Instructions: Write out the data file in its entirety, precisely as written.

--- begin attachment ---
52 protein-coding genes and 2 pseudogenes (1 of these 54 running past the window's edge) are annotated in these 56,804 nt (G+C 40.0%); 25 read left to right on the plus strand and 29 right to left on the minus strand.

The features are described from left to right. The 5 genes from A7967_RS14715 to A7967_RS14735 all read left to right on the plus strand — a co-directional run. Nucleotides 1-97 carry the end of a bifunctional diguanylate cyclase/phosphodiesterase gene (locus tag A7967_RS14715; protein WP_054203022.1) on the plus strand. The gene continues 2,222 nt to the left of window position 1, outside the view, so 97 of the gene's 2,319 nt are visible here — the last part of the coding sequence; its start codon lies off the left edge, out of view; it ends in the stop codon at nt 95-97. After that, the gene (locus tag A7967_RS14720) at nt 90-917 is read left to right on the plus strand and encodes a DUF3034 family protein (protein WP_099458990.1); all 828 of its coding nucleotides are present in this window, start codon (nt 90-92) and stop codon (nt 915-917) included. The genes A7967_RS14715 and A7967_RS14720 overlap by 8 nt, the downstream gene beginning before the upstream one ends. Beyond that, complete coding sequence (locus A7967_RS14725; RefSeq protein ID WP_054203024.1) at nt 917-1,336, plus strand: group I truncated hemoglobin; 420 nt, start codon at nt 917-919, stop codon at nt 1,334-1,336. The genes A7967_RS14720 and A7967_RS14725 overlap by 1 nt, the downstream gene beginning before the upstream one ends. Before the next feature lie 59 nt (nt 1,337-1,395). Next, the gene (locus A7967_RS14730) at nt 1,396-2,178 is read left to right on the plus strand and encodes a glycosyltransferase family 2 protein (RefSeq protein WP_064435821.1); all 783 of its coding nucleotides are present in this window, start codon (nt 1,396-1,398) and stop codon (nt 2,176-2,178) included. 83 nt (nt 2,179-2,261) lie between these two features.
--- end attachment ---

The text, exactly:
52 protein-coding genes and 2 pseudogenes (1 of these 54 running past the window's edge) are annotated in these 56,804 nt (G+C 40.0%); 25 read left to right on the plus strand and 29 right to left on the minus strand.

The features are described from left to right. The 5 genes from A7967_RS14715 to A7967_RS14735 all read left to right on the plus strand — a co-directional run. Nucleotides 1-97 carry the end of a bifunctional diguanylate cyclase/phosphodiesterase gene (locus tag A7967_RS14715; protein WP_054203022.1) on the plus strand. The gene continues 2,222 nt to the left of window position 1, outside the view, so 97 of the gene's 2,319 nt are visible here — the last part of the coding sequence; its start codon lies off the left edge, out of view; it ends in the stop codon at nt 95-97. After that, the gene (locus tag A7967_RS14720) at nt 90-917 is read left to right on the plus strand and encodes a DUF3034 family protein (protein WP_099458990.1); all 828 of its coding nucleotides are present in this window, start codon (nt 90-92) and stop codon (nt 915-917) included. The genes A7967_RS14715 and A7967_RS14720 overlap by 8 nt, the downstream gene beginning before the upstream one ends. Beyond that, complete coding sequence (locus A7967_RS14725; RefSeq protein ID WP_054203024.1) at nt 917-1,336, plus strand: group I truncated hemoglobin; 420 nt, start codon at nt 917-919, stop codon at nt 1,334-1,336. The genes A7967_RS14720 and A7967_RS14725 overlap by 1 nt, the downstream gene beginning before the upstream one ends. Before the next feature lie 59 nt (nt 1,337-1,395). Next, the gene (locus A7967_RS14730) at nt 1,396-2,178 is read left to right on the plus strand and encodes a glycosyltransferase family 2 protein (RefSeq protein WP_064435821.1); all 783 of its coding nucleotides are present in this window, start codon (nt 1,396-1,398) and stop codon (nt 2,176-2,178) included. 83 nt (nt 2,179-2,261) lie between these two features.